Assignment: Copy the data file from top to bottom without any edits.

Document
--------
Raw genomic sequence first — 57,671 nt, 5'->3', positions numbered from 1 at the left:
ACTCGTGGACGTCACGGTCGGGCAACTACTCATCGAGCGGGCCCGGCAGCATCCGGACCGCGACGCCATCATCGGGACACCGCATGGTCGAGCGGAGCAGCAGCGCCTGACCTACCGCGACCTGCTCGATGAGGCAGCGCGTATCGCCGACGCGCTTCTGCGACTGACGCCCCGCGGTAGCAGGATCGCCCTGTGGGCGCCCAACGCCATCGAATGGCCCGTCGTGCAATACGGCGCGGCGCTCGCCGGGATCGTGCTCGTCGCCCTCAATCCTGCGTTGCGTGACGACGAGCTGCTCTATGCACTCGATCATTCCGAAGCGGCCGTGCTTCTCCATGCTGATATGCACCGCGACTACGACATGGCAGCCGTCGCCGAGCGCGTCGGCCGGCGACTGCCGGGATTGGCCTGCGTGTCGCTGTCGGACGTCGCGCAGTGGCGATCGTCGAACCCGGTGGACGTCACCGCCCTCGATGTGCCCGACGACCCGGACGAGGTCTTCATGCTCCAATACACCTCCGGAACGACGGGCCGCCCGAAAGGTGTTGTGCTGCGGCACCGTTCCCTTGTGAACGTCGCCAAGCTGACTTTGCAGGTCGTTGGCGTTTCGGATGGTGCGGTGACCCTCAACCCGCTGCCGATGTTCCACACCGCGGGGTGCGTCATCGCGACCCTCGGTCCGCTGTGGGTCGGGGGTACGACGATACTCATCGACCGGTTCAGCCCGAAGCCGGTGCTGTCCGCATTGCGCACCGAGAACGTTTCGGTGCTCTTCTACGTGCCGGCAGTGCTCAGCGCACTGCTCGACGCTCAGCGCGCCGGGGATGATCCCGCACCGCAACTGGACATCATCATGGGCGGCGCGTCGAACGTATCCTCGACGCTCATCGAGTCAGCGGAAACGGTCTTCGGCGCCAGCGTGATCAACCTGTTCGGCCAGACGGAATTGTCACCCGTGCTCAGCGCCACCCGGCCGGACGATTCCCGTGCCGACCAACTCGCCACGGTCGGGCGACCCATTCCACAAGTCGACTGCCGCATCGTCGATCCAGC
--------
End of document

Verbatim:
Raw genomic sequence first — 57,671 nt, 5'->3', positions numbered from 1 at the left:
ACTCGTGGACGTCACGGTCGGGCAACTACTCATCGAGCGGGCCCGGCAGCATCCGGACCGCGACGCCATCATCGGGACACCGCATGGTCGAGCGGAGCAGCAGCGCCTGACCTACCGCGACCTGCTCGATGAGGCAGCGCGTATCGCCGACGCGCTTCTGCGACTGACGCCCCGCGGTAGCAGGATCGCCCTGTGGGCGCCCAACGCCATCGAATGGCCCGTCGTGCAATACGGCGCGGCGCTCGCCGGGATCGTGCTCGTCGCCCTCAATCCTGCGTTGCGTGACGACGAGCTGCTCTATGCACTCGATCATTCCGAAGCGGCCGTGCTTCTCCATGCTGATATGCACCGCGACTACGACATGGCAGCCGTCGCCGAGCGCGTCGGCCGGCGACTGCCGGGATTGGCCTGCGTGTCGCTGTCGGACGTCGCGCAGTGGCGATCGTCGAACCCGGTGGACGTCACCGCCCTCGATGTGCCCGACGACCCGGACGAGGTCTTCATGCTCCAATACACCTCCGGAACGACGGGCCGCCCGAAAGGTGTTGTGCTGCGGCACCGTTCCCTTGTGAACGTCGCCAAGCTGACTTTGCAGGTCGTTGGCGTTTCGGATGGTGCGGTGACCCTCAACCCGCTGCCGATGTTCCACACCGCGGGGTGCGTCATCGCGACCCTCGGTCCGCTGTGGGTCGGGGGTACGACGATACTCATCGACCGGTTCAGCCCGAAGCCGGTGCTGTCCGCATTGCGCACCGAGAACGTTTCGGTGCTCTTCTACGTGCCGGCAGTGCTCAGCGCACTGCTCGACGCTCAGCGCGCCGGGGATGATCCCGCACCGCAACTGGACATCATCATGGGCGGCGCGTCGAACGTATCCTCGACGCTCATCGAGTCAGCGGAAACGGTCTTCGGCGCCAGCGTGATCAACCTGTTCGGCCAGACGGAATTGTCACCCGTGCTCAGCGCCACCCGGCCGGACGATTCCCGTGCCGACCAACTCGCCACGGTCGGGCGACCCATTCCACAAGTCGACTGCCGCATCGTCGATCCAGC